As prices for prenatal genome sequencing tests fall, some worry about consequences for families in a real-life ‘Gattaca’

If you could know your unborn child’s entire genetic makeup, would you want to? Researchers believe that tests that detail your unborn fetus’s entire genome will soon be available for under $1,000, putting it within the price point that many people would be willing to pay. One team of researchers worry about the potential ramifications that this knowledge could have, for parents, for children, for families and for society.

Genome sequencing differs from current genetic tests, both ethically and practically, Greer Donley, a law student at the University of Michigan, and her team of researchers say. Current genetic tests identify the risks of certain genetic anomalies for fetuses at high risk of them. Genome sequencing, on the other hand, would be sought by a much larger group of future parents. Most importantly, genome sequencing would drastically increase the volume and scope of prenatal data, including a wide range of genetic traits and disease susceptibility.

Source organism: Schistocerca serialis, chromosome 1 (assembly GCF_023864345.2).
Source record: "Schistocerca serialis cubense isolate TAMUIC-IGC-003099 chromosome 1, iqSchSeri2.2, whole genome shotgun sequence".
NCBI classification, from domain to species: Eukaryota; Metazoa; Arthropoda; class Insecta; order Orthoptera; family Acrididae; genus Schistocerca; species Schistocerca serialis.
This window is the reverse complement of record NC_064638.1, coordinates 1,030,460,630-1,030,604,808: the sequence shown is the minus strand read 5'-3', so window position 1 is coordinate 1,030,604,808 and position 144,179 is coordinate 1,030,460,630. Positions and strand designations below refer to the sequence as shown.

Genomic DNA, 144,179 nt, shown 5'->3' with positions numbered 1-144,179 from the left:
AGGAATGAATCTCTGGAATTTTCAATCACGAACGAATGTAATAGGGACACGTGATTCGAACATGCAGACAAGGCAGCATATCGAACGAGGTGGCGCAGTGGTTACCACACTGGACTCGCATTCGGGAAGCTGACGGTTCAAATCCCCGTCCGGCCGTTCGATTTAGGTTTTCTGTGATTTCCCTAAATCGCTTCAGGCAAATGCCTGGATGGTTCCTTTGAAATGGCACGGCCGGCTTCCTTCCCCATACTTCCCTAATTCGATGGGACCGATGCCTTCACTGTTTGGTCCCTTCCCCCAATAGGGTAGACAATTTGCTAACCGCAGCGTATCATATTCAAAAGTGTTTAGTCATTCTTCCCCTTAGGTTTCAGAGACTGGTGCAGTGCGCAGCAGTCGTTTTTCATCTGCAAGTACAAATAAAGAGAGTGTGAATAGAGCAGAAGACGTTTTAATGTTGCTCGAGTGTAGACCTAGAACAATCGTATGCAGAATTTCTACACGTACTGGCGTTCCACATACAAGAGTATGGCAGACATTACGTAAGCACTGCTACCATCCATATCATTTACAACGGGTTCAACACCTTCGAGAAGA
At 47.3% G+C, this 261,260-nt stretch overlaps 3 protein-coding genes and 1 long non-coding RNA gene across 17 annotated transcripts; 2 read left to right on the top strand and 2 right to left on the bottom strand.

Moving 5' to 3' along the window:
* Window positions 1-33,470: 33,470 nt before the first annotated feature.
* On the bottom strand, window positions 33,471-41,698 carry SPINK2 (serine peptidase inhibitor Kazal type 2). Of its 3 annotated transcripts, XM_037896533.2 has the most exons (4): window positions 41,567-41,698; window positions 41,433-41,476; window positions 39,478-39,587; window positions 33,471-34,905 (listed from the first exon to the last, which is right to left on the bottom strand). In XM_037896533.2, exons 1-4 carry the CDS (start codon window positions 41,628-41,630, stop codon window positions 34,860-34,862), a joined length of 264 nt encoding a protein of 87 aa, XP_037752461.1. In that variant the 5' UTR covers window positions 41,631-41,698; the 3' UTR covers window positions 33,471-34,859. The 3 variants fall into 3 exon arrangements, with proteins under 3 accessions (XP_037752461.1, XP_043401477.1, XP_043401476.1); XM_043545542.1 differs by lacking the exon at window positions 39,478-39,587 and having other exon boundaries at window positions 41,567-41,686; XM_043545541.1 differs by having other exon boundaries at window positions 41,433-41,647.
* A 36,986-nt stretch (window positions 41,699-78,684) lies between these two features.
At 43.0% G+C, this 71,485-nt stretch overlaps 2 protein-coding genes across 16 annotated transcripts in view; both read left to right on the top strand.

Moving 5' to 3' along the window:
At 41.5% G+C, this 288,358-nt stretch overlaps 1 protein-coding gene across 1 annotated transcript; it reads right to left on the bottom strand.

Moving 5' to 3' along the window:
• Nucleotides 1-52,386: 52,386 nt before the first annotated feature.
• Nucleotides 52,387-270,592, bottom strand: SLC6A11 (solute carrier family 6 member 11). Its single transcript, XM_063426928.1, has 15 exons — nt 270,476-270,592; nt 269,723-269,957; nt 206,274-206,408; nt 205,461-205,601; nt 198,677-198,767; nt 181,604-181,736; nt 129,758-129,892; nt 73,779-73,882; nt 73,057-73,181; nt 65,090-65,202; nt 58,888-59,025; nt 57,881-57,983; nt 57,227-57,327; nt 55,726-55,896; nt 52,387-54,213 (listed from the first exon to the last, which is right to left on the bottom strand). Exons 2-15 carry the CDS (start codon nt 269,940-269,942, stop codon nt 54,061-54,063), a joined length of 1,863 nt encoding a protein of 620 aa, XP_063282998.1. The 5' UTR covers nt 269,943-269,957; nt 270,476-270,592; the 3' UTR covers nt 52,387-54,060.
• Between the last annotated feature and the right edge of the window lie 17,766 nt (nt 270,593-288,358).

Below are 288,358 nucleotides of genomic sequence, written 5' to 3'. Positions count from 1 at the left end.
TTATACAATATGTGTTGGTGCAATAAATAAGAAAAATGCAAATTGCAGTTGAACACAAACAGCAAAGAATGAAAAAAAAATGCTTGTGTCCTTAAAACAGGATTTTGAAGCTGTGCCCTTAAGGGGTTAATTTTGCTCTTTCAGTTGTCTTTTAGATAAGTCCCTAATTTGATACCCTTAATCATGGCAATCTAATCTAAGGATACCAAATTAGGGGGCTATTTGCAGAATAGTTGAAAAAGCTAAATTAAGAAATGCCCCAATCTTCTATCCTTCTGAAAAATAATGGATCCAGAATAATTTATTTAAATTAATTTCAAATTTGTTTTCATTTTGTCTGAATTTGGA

View the original article here: As Prices for Prenatal Genome Sequencing Tests Fall, Researchers Worry About Consequences for Families in a Real-Life ‘Gattaca’

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